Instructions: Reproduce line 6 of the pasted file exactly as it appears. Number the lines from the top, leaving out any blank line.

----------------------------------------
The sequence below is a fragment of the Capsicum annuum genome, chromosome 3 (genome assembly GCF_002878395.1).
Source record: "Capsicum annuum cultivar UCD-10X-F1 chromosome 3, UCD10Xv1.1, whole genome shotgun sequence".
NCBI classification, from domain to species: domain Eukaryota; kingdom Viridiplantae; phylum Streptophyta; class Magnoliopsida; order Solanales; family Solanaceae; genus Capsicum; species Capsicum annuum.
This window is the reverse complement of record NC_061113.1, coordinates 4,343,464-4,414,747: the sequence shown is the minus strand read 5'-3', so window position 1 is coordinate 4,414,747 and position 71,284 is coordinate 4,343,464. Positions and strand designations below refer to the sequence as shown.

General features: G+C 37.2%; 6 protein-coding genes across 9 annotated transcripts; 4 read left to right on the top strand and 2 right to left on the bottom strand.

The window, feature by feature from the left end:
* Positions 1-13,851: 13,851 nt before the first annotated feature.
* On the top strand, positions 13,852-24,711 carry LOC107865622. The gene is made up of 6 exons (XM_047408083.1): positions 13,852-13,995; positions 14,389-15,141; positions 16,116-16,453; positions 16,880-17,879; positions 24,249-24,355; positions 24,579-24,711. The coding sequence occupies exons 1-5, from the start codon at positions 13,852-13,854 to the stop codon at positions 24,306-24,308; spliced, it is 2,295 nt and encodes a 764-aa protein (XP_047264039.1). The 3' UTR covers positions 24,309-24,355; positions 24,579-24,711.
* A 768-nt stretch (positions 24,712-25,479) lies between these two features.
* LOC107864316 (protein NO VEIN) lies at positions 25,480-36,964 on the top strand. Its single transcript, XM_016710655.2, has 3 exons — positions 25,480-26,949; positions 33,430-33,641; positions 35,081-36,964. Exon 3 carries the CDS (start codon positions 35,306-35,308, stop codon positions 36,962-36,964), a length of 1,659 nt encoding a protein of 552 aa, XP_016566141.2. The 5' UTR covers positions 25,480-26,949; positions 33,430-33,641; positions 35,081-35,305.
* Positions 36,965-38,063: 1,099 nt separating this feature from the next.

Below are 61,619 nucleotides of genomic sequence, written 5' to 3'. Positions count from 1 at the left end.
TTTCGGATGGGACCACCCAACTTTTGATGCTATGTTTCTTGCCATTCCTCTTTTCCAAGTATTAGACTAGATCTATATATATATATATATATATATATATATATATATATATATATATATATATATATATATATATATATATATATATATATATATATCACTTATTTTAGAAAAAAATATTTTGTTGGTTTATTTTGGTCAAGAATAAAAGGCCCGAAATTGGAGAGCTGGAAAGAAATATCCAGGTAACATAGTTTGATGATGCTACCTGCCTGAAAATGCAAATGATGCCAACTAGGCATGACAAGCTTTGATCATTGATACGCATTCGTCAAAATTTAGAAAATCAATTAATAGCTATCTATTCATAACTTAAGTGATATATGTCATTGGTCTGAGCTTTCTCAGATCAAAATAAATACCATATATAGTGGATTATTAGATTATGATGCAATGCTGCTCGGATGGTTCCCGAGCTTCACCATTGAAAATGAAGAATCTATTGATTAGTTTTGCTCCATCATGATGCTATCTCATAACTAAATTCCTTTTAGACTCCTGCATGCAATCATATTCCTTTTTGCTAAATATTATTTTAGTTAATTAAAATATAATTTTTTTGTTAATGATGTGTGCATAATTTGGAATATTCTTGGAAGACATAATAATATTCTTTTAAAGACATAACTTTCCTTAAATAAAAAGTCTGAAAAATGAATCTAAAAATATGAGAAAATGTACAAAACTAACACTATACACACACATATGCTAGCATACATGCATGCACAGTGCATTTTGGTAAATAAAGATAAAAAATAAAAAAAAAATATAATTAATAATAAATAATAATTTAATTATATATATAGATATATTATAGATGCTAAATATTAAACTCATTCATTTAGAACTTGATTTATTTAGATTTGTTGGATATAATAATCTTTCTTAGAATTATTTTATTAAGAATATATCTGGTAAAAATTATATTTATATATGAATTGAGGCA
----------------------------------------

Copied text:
The window, feature by feature from the left end: